Connecticut has a rich flora and fauna. Although densely populated, you can find black bears, wolves, elks, foxes, lynxes, weasels, coyotes and muskrats. The diverse bird world is represented here with the golden eagle, many species of owls, the hen harrier and the bald eagle. On the Atlantic coast, fulmars, shearwaters and puffins dominate the bird world. The proportion of forest in Connecticut, as in the other New England states, is quite large and is determined by deciduous, mixed and coniferous forests. In autumn the forests beckon with their blaze of color. This time of colourfulness is also called Indian Summer. Connecticut is home to more than 100 species of trees. The maple trees, which are represented here with over 10 different species, are particularly striking. Other dominating tree species are beech, oak, elm and spruce. The forests are home to various species of fern, some of which can reach a height of 1.50 m. In addition, over 100 species of wildflowers can be found in the state’s natural landscapes.

The climate

In Connecticut, due to the influence of the Atlantic, there is a temperate continental climate, with warm summers between 25 and 30 degrees. The winters are moderately cold, around 0 degrees and sometimes snowy. Due to the influence of the Atlantic, it is quite changeable and windy with precipitation over 1,000 mm per year. Most of the rain falls towards autumn. However, towards the northwest, where the altitude rises, there can be a lot of precipitation in the form of snow, especially in winter.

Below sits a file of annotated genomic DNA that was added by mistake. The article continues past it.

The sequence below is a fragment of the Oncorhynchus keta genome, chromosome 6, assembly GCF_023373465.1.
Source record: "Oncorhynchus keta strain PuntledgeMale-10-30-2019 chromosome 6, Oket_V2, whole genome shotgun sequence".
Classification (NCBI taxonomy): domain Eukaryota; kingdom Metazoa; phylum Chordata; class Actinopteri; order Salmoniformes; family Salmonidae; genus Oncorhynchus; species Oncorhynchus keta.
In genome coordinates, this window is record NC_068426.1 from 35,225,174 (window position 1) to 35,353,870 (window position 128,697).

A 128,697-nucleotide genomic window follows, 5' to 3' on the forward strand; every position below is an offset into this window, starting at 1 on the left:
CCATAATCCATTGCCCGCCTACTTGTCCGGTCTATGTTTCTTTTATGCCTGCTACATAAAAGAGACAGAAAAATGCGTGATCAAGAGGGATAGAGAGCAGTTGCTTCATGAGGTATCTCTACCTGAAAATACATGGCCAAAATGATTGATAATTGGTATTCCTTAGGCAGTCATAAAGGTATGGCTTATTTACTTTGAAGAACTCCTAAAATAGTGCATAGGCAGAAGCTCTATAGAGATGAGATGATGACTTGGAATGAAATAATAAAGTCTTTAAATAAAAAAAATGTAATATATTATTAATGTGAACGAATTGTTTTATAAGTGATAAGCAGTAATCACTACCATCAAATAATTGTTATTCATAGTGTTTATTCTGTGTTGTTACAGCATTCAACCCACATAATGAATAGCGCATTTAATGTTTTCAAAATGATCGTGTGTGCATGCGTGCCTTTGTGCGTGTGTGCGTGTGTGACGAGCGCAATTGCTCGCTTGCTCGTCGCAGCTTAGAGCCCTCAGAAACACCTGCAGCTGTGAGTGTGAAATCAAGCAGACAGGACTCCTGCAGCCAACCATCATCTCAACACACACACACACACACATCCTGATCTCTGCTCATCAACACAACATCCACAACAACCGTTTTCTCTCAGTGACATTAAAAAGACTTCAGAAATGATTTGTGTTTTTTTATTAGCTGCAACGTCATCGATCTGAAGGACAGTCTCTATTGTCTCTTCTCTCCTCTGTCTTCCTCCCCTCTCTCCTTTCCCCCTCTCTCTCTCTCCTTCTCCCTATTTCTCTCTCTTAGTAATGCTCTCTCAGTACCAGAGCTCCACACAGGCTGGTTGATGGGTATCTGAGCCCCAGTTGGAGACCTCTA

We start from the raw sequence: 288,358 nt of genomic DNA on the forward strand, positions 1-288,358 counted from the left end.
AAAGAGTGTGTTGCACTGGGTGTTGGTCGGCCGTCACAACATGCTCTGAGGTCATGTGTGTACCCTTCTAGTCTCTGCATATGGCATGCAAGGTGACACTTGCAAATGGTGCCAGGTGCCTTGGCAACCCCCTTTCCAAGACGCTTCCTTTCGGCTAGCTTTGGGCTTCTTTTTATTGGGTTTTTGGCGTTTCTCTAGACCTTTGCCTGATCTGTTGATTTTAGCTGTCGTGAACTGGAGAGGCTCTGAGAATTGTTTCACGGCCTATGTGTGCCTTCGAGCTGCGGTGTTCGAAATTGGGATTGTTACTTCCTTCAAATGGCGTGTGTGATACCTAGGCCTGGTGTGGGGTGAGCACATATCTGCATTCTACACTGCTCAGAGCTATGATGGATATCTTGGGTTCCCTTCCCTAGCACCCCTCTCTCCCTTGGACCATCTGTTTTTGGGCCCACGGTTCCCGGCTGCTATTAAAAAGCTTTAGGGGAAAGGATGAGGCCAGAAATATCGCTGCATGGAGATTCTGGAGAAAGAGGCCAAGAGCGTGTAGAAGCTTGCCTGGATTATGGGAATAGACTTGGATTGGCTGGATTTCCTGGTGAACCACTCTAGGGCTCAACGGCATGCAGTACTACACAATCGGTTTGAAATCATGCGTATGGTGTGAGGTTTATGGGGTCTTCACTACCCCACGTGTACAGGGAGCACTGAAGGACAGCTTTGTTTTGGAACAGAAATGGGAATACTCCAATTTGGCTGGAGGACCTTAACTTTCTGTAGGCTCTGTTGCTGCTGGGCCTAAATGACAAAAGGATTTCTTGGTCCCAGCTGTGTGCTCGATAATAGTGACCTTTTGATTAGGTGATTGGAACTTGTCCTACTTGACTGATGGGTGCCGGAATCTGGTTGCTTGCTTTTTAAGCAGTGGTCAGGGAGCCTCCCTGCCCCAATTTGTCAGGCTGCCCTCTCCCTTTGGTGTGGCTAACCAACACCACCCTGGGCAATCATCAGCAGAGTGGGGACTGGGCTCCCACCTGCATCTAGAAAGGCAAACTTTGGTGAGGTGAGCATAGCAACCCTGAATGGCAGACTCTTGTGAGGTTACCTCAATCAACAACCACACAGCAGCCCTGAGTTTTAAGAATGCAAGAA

Activities and sights

The varied natural landscape is very suitable for exploring on foot or by bike. Bennett’s Pond and the Hemlock Hills, two connected nature reserves, are particularly interesting for mountain bikers. There is a lot to discover in this varied piece of nature, including the paths through forests, meadows, over mountain ridges and through swamp areas. The large boulders and the numerous rock cliffs, which give the landscape a primeval character, are particularly impressive. Bikes can be rented in Ridgefield, south of the Hemlock Hills.

The Farmington River offers rapids rafting trips with large inner tubes. The exciting water ride goes over a distance of 4 kilometers.

In addition to nature, Connecticut is also home to a number of interesting, historical buildings that you should definitely see. For example the longest wooden bridge in the state, the West Cornwall Covered Bridge in Litchfield or the beincke Rare Book and Manuscript Library at Yale, one of the largest libraries in the world. Here you can marvel at the original Gutenberg Bible. No less interesting is the Yale University gallery in New Haven with over a hundred thousand exhibits from around the world, the various museums and collections on the grounds of Harvard University in Cambridge and the First Presbyterian Church in Stamford. Not to be missed is the Mark Twain House in Hartford, a Victorian mansion still with original furnishings, or the Lymann Allyn Art Museum, where to admire contemporary and impressionist American art. Not to mention the Shore Line Trolley Museum in East Haven, the largest of its kind.

A special tourist attraction is a visit to the ghost town of New Haven. On the ghost tour, which lasts 90 minutes, you can explore cursed places and learn interesting facts about sightings of mysterious apparitions. You can also go in search of ghosts of Jimi Hendrix or Noah Webster who are supposed to haunt the place.

Public Libraries in Connecticut by County